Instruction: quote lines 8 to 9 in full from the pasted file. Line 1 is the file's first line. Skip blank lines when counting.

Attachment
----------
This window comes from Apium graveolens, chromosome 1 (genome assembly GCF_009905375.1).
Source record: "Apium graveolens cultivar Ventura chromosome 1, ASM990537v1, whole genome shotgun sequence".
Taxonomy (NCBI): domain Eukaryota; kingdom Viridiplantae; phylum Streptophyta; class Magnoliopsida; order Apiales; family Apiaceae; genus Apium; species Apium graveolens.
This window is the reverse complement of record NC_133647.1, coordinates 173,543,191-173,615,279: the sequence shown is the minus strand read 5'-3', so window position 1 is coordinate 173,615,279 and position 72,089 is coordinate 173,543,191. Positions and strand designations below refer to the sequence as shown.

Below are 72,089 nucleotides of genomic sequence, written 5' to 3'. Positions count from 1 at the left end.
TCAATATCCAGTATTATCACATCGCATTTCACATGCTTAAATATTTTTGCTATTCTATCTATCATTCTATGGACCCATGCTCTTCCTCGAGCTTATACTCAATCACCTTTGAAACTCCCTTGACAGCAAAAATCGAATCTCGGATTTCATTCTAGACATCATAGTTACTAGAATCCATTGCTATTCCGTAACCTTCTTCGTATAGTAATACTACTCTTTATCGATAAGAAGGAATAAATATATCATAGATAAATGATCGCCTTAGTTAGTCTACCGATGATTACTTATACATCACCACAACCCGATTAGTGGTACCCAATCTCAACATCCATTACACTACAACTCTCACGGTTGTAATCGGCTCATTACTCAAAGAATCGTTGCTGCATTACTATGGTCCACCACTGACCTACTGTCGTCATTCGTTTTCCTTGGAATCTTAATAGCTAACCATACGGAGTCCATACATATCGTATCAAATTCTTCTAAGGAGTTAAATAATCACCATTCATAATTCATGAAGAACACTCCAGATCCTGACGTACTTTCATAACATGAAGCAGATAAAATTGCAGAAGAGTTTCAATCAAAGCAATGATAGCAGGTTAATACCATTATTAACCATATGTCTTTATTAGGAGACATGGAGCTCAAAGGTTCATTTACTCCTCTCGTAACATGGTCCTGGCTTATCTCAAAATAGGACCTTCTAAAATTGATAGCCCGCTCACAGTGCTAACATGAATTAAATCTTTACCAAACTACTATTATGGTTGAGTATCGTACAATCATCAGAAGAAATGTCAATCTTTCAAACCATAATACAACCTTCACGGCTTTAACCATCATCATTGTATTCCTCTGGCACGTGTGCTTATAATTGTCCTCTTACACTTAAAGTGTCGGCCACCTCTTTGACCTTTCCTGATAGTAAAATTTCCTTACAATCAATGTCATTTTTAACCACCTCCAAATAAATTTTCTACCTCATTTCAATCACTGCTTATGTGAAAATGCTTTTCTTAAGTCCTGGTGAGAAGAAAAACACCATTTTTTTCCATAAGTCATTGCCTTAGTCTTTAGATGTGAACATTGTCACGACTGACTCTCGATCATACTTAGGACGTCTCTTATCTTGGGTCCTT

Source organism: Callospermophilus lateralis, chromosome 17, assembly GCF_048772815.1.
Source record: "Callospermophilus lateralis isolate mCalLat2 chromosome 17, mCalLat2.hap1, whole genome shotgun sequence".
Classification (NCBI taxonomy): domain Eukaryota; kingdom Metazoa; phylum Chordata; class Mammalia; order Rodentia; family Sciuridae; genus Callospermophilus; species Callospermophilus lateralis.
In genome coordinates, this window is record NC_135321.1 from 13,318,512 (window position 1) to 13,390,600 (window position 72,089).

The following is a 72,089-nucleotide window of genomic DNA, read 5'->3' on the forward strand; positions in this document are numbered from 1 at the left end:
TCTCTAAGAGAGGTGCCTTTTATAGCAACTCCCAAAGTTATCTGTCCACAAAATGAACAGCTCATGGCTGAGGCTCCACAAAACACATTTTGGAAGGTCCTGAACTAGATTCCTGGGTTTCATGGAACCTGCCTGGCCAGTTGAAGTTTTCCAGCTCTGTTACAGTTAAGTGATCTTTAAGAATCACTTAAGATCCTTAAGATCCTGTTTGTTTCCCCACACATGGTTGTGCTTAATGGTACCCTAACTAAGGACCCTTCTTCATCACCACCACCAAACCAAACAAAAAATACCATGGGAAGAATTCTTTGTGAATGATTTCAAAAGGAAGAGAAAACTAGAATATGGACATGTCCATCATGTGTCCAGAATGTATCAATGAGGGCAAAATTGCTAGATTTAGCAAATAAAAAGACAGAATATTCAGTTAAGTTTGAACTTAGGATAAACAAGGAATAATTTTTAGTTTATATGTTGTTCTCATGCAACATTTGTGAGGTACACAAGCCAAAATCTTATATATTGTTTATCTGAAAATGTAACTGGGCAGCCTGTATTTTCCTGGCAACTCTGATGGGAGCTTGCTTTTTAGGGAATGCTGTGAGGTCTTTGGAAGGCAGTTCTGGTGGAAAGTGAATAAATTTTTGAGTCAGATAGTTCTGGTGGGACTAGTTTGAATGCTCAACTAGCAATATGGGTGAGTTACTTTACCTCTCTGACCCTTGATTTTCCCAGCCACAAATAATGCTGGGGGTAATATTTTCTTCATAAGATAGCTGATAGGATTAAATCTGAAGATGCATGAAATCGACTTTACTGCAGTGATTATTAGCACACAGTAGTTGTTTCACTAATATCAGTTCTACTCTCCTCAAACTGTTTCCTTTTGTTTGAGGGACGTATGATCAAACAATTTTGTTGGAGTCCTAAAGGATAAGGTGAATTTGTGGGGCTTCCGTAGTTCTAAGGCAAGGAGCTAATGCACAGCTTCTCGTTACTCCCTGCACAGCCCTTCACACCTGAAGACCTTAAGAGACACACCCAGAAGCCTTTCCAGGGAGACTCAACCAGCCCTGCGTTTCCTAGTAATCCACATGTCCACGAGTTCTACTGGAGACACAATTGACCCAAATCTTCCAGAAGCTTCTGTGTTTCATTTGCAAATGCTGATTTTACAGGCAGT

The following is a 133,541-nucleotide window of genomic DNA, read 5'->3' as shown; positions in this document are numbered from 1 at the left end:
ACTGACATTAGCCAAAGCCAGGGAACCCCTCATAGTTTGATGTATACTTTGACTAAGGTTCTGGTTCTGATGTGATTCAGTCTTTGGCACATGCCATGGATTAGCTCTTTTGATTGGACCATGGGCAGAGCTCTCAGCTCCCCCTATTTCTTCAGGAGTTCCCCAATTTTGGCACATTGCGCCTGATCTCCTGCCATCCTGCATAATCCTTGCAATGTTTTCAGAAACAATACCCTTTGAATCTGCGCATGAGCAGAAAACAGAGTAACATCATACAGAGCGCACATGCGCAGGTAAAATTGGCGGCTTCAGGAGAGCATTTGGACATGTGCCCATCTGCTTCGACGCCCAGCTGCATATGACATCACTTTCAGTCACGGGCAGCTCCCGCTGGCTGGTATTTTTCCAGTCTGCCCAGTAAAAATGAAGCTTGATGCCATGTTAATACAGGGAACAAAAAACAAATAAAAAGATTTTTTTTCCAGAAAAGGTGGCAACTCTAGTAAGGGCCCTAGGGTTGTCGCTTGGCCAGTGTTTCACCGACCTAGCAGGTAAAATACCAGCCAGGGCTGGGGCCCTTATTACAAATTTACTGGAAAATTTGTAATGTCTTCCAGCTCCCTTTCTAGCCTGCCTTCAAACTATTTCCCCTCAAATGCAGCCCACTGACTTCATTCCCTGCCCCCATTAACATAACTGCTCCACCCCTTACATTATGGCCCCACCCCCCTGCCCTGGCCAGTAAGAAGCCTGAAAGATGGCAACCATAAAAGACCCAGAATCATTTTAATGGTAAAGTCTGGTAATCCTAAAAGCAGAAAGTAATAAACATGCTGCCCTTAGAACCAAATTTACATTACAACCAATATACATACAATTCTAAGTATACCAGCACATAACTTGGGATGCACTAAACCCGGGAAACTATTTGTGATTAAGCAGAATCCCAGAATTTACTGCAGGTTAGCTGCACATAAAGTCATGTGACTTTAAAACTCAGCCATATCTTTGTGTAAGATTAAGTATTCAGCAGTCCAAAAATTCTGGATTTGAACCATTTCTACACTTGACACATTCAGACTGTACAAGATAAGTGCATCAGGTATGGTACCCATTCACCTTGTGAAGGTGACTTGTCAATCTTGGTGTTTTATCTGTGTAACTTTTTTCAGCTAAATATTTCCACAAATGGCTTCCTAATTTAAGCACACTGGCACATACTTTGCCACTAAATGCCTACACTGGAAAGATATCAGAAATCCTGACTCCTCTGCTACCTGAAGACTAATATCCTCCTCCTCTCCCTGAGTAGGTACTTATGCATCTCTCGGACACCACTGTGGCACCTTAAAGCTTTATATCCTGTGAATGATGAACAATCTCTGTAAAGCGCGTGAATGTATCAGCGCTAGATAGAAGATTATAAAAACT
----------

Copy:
Source record: "Callospermophilus lateralis isolate mCalLat2 chromosome 17, mCalLat2.hap1, whole genome shotgun sequence".
Classification (NCBI taxonomy): domain Eukaryota; kingdom Metazoa; phylum Chordata; class Mammalia; order Rodentia; family Sciuridae; genus Callospermophilus; species Callospermophilus lateralis.